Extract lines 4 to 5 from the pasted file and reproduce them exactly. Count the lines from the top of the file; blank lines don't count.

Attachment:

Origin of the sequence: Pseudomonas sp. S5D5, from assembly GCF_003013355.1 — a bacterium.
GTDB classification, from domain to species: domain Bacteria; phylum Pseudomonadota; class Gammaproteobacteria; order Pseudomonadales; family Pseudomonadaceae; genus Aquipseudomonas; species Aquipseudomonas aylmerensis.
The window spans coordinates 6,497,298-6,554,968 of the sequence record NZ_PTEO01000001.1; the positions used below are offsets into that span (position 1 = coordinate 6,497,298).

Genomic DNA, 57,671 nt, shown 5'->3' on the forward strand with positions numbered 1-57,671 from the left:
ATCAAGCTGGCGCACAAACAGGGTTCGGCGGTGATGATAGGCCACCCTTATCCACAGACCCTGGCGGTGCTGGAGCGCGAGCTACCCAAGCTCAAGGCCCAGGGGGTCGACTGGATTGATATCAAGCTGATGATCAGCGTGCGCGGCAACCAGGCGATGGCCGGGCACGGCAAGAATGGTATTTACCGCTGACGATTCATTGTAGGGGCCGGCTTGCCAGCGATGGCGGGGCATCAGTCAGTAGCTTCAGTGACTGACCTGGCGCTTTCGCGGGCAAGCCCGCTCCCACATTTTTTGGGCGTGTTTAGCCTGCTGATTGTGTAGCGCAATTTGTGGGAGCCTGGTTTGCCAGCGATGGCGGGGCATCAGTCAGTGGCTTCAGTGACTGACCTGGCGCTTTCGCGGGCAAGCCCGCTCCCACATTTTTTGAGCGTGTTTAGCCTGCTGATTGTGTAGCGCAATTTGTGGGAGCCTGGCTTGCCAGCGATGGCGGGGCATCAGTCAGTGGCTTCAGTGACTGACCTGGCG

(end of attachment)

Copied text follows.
Genomic DNA, 57,671 nt, shown 5'->3' on the forward strand with positions numbered 1-57,671 from the left:
ATCAAGCTGGCGCACAAACAGGGTTCGGCGGTGATGATAGGCCACCCTTATCCACAGACCCTGGCGGTGCTGGAGCGCGAGCTACCCAAGCTCAAGGCCCAGGGGGTCGACTGGATTGATATCAAGCTGATGATCAGCGTGCGCGGCAACCAGGCGATGGCCGGGCACGGCAAGAATGGTATTTACCGCTGACGATTCATTGTAGGGGCCGGCTTGCCAGCGATGGCGGGGCATCAGTCAGTAGCTTCAGTGACTGACCTGGCGCTTTCGCGGGCAAGCCCGCTCCCACATTTTTTGGGCGTGTTTAGCCTGCTGATTGTGTAGCGCAATTTGTGGGAGCCTGGTTTGCCAGCGATGGCGGGGCATCAGTCAGTGGCTTCAGTGACTGACCTGGCGCTTTCGCGGGCAAGCCCGCTCCCACATTTTTTGAGCGTGTTTAGCCTGCTGATTGTGTAGCGCAATTTGTGGGAGCCTGGCTTGCCAGCGATGGCGGGGCATCAGTCAGTGGCTTCAGTGACTGACCTGGCG